In summary, the chronologies can be divided roughly into two groups: one group—Woodward, McGlynn, Nebeker (“Emily's Rose … : Thematic Implications”), and Wilson—connects the tax remission of 1894 with her father's death (Emily is between 30 and 34 in 1894); while the other—Going, Hagopian et al., Nebeker (“Emily's Rose …: A Postscript” and “Chronology Revised”), Brooks, and Perry—links the reference to 1894 with the period of china-painting (i.e., Emily is “about forty,” or between 39 and 42, in 1894). The first group tends to disregard the narrator's reference to the remission of taxes as being retroactive: “the dispensation dating from the death of her father on into perpetuity” (120). Taxes are collected annually—“On the first of the year they mailed her a tax notice” (120)—so that if Miss Emily's taxes were remitted the same year her father died, the narrator's reference to the retroactive nature of the remission would appear to be unnecessary.
This much can be determined on the basis of “internal” references alone; but the references to Colonel Sartoris and to Judge Stevens lead us outside the story to look for external canonical evidence in the form of references to these gentlemen in other works by Faulkner. If Judge Stevens was already 80 years old and mayor at the time of the smell (which the chronologies date variously between 1884 and 1896), then he is probably too old to be Judge Lemuel Stevens, the father of Gavin Stevens, who is mentioned in Faulkner's late works: he would have been between 102 and 114 years old at the time of his death in 1918—perhaps not an altogether impossible age, but one remarkable enough to be worth mentioning. Nevertheless, most of the glossaries and indexes have identified the elderly Judge Stevens of “A Rose for Emily” with Judge Lemuel (Brooks, WF: The Yoknapatawpha Country 483; Ford and Kincaid 96; Kirk and Klotz 349); only Runyan has created a separate entry for the Judge Stevens of “A Rose for Emily” (158).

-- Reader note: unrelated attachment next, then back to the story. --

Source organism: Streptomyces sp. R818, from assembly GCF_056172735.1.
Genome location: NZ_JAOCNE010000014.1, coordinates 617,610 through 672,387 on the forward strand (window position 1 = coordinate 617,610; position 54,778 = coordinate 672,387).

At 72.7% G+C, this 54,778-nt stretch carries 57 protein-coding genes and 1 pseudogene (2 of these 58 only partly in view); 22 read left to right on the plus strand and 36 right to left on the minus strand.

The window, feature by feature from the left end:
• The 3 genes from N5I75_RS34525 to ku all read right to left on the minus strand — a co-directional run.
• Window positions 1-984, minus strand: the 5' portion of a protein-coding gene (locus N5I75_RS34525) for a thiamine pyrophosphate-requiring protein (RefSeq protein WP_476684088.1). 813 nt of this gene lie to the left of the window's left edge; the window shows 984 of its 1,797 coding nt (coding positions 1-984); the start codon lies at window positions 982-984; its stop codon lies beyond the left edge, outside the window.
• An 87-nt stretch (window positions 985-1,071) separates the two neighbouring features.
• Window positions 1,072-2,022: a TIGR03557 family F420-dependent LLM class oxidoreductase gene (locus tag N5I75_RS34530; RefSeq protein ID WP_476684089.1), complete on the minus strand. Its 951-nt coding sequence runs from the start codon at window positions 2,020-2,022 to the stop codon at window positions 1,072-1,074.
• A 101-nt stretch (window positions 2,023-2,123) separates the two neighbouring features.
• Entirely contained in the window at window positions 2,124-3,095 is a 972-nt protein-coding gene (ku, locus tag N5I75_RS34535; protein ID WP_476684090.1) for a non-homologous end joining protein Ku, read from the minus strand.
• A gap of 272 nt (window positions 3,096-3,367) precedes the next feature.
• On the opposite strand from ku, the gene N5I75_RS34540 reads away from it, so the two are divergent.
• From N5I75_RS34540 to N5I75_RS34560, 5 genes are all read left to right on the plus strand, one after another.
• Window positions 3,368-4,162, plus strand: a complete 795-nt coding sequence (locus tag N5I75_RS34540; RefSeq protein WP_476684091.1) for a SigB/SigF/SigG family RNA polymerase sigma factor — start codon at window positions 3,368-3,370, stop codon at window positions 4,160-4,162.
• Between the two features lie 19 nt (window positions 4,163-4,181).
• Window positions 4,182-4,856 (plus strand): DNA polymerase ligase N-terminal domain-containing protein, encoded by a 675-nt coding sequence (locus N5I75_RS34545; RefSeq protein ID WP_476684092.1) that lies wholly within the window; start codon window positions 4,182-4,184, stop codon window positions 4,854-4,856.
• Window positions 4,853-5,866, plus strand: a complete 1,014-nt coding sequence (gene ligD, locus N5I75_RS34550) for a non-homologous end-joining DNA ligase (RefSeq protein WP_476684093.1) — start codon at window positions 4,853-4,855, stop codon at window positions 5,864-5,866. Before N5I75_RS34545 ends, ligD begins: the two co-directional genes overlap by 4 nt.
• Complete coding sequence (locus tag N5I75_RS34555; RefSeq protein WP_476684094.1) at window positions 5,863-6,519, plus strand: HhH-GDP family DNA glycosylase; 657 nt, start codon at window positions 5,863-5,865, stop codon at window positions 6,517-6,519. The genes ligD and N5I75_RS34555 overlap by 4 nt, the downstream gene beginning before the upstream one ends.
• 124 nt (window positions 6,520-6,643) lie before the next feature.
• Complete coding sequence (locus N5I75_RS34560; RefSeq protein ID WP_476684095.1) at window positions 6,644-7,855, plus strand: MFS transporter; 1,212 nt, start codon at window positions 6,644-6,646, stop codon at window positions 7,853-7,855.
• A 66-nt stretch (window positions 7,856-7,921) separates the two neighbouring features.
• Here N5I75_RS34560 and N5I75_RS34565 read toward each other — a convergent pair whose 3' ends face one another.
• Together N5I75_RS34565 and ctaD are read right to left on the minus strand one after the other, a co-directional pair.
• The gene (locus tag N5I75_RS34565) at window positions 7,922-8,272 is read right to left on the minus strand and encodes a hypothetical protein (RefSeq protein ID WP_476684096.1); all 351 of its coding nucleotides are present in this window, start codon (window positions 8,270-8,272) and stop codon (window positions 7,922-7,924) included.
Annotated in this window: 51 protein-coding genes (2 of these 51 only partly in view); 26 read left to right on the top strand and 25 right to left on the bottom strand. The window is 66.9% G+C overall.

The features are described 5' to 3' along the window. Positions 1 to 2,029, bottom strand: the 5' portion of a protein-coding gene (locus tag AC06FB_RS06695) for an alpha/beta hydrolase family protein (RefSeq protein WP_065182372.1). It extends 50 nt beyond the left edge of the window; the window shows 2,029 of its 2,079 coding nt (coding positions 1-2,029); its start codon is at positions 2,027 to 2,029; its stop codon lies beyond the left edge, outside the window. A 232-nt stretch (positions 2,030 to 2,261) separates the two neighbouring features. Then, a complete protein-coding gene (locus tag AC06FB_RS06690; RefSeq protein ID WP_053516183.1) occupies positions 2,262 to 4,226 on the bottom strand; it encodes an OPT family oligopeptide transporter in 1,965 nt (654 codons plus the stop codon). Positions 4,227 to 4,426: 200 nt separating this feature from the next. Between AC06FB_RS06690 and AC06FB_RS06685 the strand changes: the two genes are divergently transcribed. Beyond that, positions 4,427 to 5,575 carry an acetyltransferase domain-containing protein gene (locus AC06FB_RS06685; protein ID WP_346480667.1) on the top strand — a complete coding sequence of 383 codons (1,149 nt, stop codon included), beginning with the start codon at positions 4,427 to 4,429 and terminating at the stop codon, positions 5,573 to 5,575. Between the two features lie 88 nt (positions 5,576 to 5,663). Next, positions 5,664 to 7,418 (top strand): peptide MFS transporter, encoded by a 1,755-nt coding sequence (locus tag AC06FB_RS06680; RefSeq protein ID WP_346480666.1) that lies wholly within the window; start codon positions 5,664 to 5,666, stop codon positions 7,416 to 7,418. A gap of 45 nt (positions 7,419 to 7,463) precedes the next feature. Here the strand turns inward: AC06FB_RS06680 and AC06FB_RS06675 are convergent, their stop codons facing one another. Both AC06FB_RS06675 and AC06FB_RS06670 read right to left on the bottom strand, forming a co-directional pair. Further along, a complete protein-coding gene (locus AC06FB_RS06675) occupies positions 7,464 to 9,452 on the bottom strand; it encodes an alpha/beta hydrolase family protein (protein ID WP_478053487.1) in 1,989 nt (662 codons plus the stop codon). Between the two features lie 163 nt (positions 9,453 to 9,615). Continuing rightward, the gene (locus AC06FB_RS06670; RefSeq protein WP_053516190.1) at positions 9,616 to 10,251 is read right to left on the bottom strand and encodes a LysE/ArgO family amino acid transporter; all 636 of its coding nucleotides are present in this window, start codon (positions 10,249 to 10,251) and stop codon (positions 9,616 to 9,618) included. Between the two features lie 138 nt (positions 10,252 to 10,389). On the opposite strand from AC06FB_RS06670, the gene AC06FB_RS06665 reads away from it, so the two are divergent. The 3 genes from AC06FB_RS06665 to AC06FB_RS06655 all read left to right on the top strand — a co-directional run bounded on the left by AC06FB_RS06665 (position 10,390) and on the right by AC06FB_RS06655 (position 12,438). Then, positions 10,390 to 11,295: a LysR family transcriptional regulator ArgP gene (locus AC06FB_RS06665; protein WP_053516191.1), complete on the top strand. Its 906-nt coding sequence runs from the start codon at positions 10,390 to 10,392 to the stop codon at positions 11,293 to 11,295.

Similar problems arise with the reference to a Colonel Sartoris who was mayor in 1894 and who died “almost ten years” before the visit of the tax delegation (and thus about 20 years before Miss Emily's death, when she was about 54). Once again, there is some doubt about which Colonel Sartoris is meant: Faulkner has described the early history of the Sartoris family more thoroughly than that of the Stevenses, so that it appears correspondingly more difficult to imagine a strange new Colonel Sartoris, unique to “A Rose for Emily” and unmentioned elsewhere, who could have been mayor in 1894. Faulkner's works mention two Colonel Sartorises: Colonel John Sartoris, who dies too early to have been Miss Emily's mayor in 1894, and his son Bayard—“the banker with his courtesy title acquired partly by inheritance and partly by propinquity” (Reivers 74)—who dies too late. The death of the original Colonel John Sartoris at the hands of his partner Ben J. Redmond (a.k.a. Redlaw) is given three different dates in three other works, all of them well before 1894: 1874 in The Unvanquished; “Aug. 4, 1876” in Flags in the Dust (428); and 1878 in Requiem for a Nun (205). This Colonel's son (the young Bayard of The Unvanquished) first appears in Faulkner's works as the Old Bayard of Flags in the Dust, where his death is clearly described as having occurred in December 1919 (351)—too late to correspond to the story of Miss Emily.8 Predictably, the indexes and glossaries are split on this issue: forced to make a choice, some identify Miss Emily's Sartoris with Colonel John (Brooks, WF: The Yoknapatawpha Country 480), while others match him with Colonel Bayard (Ford and Kincaid 85, Kirk and Klotz 346, Runyan 142).